"Adelberg seeking permission to enter, sir minister," was the answer. "If it's not a good time, I'll go and come back."
"Are you here, my friend the baron? Come in, pray, come in," said the minister, and he quickly hid the letter in his pocket.
"Pray forgive me, my friend," said the minister when he saw the baron in his room, and he extended his right hand in brothehood. "Certainly I didn't know that it was you. Pray sit," said the minister, trying to hide his confusion. But the baron saw his embarrassment and said, "I was in the courtyard just now, and I heard the prisoner that your servants were bringing to his prison cell. He spoke words in French that I don't know how to charm away, and they frighten my heart. 'What is this!' he roared, 'I just mentioned the maiden, and he got excited and enraged. Isn't he like one of us dealing treacherously.'"
"You heard this my friend?"
"I heard this."
"This man came like a messenger and told me that in Wannadig he saw Victor and Finalia, because he lived with them for a few days the same hotel. Then they went to Germany, and before they traveled off she gave him a letter to me. But I recognized him as a worthless fellow, and he only wants to seek and inquire of me about your hiding place. He is from the gang of thieves, therefore I ordered him arrested here until I get some truth out of him."
The baron's face whitened like plaster and he said, "Didn't you say, sir, that the man gave you a letter? Let's look inside."
"You're right," he said, took the letter from his pocket, and he read:
Honored and Exalted Sir,
My spirit is stormy and I feel many emotions in my heart as I grasp my pen in hand to write these lines. I will leave it to your refined sensibilities to judge and decide, because only your broad intelligence can purify and refine the words coming out from the depth of the heart of a depressed and afflicted soul. Verily I rejected riches and fled to poverty. I distanced myself from joy and embraced tragedy. I fled from the lap of upright parents, and lightly esteemed my pursuers every step of the way. But there is no going back, and before I die, don't hide this consolation from me. I have a request of you, exalted sir, and I depend on your refined sensibilities that you won't turn me away empty. I ask that you don't withdraw your generous protection from my dear, upright parents until the anger of their enemies passes. Then I will be able to calm a little the storms in my spirit and my heart, which witnesses all of the injuries of time. I will continue on a sea of worry forever, never reaching port, because I am endlessly pursued by noise of the waves. In time they will crush me to death, and with eyes wide open I hope for the happy moment that I am dragged down to the deep. Then my tired and cast away [Micah. 4:7] soul will find tranquility. These words are written in the stillness of my heart.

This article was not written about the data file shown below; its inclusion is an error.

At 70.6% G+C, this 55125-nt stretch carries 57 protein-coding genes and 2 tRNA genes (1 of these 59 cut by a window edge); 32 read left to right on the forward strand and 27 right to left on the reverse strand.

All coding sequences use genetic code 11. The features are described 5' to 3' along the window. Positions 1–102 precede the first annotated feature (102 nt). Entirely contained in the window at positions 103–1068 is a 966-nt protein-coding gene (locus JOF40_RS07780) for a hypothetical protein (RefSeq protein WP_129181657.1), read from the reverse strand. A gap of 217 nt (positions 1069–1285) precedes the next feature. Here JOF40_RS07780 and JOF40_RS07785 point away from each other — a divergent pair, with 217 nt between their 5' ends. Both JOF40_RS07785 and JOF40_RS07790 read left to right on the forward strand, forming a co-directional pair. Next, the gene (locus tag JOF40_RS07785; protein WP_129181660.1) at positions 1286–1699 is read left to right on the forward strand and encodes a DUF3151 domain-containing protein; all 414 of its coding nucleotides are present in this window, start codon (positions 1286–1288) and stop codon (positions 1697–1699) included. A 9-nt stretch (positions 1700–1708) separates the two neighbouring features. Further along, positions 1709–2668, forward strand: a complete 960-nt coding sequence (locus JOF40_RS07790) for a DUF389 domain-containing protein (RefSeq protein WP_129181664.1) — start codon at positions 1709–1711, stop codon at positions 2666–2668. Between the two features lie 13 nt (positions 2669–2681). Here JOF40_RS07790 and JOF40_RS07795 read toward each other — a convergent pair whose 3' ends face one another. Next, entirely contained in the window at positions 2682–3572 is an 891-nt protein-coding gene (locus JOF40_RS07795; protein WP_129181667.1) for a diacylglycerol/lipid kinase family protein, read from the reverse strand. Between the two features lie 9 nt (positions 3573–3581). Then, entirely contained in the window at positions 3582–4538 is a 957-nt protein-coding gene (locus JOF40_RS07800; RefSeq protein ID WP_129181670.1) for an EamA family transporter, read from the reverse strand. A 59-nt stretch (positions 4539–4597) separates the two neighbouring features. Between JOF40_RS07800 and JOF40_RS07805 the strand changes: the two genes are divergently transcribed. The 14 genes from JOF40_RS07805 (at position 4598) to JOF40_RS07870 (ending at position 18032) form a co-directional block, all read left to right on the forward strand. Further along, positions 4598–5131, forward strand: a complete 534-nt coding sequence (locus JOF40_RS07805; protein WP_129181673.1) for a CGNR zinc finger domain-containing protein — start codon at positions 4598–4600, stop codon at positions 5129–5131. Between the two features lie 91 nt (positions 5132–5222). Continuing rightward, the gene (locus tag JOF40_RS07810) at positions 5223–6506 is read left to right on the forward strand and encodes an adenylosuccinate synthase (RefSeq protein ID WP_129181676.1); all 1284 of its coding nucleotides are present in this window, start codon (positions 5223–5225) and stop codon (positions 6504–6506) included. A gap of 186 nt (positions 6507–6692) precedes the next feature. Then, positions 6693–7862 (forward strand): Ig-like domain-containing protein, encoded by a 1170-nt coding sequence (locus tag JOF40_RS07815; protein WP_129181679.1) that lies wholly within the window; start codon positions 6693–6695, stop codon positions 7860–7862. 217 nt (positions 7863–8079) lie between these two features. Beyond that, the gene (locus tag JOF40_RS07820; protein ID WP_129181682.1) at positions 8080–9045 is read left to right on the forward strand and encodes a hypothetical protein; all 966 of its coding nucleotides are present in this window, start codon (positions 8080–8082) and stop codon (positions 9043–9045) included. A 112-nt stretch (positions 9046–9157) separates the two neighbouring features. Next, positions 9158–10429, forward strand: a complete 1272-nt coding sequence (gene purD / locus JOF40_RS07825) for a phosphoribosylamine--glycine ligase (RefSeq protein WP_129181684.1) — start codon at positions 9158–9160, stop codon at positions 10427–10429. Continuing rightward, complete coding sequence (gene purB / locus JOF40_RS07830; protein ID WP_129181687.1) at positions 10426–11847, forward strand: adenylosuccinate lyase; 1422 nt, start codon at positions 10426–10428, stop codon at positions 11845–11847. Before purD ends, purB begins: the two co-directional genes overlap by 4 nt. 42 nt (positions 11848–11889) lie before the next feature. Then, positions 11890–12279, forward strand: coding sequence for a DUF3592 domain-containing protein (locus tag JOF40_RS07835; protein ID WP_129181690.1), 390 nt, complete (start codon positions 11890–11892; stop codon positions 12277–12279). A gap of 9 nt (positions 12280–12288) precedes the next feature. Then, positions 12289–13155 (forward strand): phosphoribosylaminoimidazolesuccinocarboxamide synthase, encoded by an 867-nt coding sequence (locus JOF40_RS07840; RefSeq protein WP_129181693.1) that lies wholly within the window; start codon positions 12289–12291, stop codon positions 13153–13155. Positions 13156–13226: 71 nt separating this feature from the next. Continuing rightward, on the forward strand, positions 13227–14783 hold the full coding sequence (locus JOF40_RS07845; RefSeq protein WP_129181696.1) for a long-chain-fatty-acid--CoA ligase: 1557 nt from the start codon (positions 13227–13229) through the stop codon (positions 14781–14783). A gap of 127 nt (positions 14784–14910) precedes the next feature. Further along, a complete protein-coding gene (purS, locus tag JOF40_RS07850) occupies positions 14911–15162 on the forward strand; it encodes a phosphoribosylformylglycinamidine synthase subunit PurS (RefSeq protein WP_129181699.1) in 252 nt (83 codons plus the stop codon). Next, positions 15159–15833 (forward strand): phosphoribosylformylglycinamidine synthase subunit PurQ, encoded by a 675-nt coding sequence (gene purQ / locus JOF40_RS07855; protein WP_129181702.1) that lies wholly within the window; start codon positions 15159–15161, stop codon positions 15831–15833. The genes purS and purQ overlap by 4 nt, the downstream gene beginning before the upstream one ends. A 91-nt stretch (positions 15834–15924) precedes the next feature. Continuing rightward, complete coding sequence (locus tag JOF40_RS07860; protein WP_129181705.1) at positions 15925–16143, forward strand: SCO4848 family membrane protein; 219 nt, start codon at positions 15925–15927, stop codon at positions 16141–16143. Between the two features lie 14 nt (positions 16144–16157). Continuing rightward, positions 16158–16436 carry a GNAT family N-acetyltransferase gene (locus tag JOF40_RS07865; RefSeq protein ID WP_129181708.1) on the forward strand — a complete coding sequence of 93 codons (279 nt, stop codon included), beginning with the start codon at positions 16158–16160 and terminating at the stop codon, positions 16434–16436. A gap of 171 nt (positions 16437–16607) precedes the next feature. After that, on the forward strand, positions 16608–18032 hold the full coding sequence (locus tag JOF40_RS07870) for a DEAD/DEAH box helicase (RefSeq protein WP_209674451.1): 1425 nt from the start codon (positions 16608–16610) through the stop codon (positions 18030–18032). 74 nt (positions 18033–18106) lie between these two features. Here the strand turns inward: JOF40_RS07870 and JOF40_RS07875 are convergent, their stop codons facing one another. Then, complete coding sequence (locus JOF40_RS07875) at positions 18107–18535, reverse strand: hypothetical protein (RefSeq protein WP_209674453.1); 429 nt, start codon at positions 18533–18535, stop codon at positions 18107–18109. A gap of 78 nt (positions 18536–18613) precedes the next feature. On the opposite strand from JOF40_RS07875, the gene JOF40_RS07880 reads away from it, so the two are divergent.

F in a l iaA d el b e r g
"Alas and woe!" cried the baron from the groans of his heart, and the letter fell from his hand.
"Pray be calm," said the minister. "Isn't it urgent now that we be firm stand upright [Ps. 20:9]? Now consult with me what to do, and tell me what you think about this."
"Pray know, sir," said the baron, "That I don't understand how to interpret the words of the letter. I think that Victor deceived her, and she is ashamed to return home now. Therefor she complains about her hard days, and says that she goes on a sea of worries, and the waves of time will pursue her until she is plunged into the deep. Woe! Woe! What has happened to my only daughter."